Link-O-Rama: A-Rod notches 2,500 career hit

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* Last night Alex Rodriguez delivered his 2,500th career hit, which is remarkable given that this is his age-33 season. The only players in baseball history with more hits than Rodriguez through the age of 33 are Ty Cobb, Rogers Hornsby, Hank Aaron, Robin Yount, Mel Ott, and Jimmie Foxx. And he can pass Foxx and Ott with a strong September.
Since rejoining the lineup on May 8 following hip surgery Rodriguez ranks among the AL’s top five in homers, RBIs, walks, and on-base percentage. Oh, and overall this season the Yankees are 66-32 (.673) when Rodriguez starts and 19-16 (.542) when he doesn’t. Meanwhile, the media in New York can’t seem to decide whether to hype Mark Teixeira or Derek Jeter as the person to steal the MVP from Joe Mauer.
* David Biderman of the Wall Street Journal studied every team’s play-by-play announcer to determine who talks the most and found that the chattiest guy (Dan McLaughlin of the Cardinals) said twice as many words per minute as the least-chattiest guy (Duane Kuiper of the Giants). Actually, Vin Scully said by far the most words per minute, but a) he’s the only play-by-play guy who works without a partner/analyst, and b) he’s Vin Scully.
* Jarrod Saltalmacchia returned from the disabled list yesterday, but still expects to undergo surgery for thoracic outlet syndrome once the season ends and may be limited to bench duties down the stretch.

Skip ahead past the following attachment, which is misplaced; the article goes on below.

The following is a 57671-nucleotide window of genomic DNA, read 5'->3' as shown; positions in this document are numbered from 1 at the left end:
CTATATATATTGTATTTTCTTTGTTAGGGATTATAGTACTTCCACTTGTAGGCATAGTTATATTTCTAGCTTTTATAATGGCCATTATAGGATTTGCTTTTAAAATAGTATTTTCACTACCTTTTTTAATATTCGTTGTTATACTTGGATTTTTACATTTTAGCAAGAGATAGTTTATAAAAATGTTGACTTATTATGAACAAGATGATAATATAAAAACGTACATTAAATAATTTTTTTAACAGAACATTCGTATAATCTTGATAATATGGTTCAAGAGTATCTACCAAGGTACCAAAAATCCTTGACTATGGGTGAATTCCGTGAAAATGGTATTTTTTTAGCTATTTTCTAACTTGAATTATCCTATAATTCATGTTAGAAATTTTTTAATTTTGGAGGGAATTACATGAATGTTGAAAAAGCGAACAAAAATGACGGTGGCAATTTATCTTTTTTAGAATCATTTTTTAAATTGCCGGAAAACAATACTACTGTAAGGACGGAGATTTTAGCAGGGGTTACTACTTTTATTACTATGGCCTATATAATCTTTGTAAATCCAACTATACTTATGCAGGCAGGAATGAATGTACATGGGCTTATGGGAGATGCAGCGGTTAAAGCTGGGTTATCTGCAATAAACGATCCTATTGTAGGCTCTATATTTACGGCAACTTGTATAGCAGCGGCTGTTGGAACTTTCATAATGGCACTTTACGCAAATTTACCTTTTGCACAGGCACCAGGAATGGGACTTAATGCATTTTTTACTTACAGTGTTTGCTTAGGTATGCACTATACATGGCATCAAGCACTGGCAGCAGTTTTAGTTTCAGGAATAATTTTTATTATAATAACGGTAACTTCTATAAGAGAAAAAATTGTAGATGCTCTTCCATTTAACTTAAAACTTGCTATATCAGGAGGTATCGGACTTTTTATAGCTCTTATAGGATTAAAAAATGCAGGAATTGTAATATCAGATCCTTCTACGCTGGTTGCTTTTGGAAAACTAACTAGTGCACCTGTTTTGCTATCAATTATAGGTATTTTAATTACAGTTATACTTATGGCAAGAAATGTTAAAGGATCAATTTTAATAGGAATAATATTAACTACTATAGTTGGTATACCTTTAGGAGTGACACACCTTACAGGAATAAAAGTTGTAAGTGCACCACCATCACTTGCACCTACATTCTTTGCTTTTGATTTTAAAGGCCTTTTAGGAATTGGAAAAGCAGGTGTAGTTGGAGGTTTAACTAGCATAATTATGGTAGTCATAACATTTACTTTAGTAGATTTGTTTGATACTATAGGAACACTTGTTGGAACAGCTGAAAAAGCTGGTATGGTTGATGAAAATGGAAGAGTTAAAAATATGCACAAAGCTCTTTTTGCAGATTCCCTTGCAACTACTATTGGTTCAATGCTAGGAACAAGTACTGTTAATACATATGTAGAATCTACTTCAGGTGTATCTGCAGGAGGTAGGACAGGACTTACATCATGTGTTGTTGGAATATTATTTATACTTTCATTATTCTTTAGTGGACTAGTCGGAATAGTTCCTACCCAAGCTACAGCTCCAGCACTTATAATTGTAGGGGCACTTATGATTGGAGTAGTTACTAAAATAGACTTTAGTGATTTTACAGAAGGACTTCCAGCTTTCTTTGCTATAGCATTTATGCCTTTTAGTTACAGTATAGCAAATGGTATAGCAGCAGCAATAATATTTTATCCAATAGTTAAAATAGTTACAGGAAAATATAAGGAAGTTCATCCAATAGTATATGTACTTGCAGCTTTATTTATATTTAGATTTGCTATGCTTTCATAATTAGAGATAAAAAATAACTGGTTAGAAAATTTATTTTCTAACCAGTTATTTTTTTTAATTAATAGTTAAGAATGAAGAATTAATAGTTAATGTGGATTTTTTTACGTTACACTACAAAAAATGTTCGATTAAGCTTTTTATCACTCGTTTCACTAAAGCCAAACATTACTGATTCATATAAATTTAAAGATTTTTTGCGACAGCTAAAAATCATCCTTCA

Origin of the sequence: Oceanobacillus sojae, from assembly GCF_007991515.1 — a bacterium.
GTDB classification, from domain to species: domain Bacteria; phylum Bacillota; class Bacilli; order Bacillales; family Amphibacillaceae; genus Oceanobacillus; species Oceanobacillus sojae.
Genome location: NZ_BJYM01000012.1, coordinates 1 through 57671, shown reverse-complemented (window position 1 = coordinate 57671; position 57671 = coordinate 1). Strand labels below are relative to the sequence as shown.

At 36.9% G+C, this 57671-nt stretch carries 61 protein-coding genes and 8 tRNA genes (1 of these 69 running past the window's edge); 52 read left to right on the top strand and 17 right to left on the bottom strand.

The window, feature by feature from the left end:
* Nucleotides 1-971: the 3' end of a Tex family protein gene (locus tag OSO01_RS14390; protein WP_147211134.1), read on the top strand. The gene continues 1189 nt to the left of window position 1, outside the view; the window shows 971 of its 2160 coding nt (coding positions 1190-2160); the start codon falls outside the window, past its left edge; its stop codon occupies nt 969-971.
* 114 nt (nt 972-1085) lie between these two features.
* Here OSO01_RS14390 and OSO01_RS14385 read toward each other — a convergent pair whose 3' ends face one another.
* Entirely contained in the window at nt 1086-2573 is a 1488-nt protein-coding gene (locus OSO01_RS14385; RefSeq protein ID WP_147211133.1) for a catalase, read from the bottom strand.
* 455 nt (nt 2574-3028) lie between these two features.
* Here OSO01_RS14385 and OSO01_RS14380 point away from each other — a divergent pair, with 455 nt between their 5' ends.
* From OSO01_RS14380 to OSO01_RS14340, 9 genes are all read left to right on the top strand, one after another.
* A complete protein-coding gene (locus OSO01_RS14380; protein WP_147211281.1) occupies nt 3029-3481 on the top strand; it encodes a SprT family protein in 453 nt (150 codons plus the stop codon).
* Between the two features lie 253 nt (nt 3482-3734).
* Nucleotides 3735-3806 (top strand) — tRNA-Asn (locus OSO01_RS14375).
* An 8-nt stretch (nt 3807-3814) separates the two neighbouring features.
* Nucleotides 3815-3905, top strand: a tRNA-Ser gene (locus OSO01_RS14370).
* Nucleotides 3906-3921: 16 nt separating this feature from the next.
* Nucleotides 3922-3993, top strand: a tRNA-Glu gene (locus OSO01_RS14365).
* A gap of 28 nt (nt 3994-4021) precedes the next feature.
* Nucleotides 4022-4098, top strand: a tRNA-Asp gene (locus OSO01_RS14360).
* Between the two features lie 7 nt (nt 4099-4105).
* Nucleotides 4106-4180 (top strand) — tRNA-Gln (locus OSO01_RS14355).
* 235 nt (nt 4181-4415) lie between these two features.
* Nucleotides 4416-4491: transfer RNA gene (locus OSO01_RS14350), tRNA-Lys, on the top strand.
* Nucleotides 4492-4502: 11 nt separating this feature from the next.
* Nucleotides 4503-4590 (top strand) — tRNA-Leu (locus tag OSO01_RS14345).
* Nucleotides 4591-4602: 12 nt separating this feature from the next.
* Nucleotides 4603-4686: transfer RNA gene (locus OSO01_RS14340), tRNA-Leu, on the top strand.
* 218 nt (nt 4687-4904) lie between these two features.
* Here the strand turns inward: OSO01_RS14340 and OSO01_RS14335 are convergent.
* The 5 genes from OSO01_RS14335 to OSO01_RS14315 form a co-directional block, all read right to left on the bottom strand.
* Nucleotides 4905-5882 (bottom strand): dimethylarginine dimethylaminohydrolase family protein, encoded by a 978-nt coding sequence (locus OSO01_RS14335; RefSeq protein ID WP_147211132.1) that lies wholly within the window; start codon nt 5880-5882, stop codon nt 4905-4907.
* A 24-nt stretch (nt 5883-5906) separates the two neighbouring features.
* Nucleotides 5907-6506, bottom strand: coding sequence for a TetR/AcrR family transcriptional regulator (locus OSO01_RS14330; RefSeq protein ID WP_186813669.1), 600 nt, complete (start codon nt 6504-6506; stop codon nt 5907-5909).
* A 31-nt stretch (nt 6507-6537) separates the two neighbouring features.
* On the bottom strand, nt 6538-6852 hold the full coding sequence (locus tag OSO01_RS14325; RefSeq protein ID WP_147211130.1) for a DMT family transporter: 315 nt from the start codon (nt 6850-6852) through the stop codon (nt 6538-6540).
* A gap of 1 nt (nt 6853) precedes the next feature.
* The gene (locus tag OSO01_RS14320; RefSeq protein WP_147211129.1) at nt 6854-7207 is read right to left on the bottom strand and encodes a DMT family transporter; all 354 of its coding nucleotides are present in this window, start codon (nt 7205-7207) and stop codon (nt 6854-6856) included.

* Grady Sizemore is also talking about surgery and may opt to have his injured elbow operated on before the season ends. “I see both sides,” Sizemore said. “Every player wants to be out there and finish the season. But I understand the logic behind the conversation. They want to put me in a position to where I’m strong for next year.”

Report: Glen Perkins will retire from baseball

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According to MLB.com’s Rhett Bollinger, Twins GM Thad Levine told 1390 Granite City Sports that reliever Glen Perkins will retire.

Perkins, 34, has battled shoulder injuries over the last two years, limiting him to a total of 7 2/3 innings between 2016-17. His decision doesn’t come as much of a surprise given the circumstances. The Twins declined his $6.5 million club option back in October, making him a free agent.

Across parts of 12 seasons, all with the Twins, Perkins compiled a 3.88 ERA with 120 saves and a 504/158 K/BB ratio in 624 1/3 innings. He ranked among baseball’s best closers from 2013-15, racking up 102 of those saves with a 3.08 ERA. The lefty made the American League All-Star team in each of those three seasons.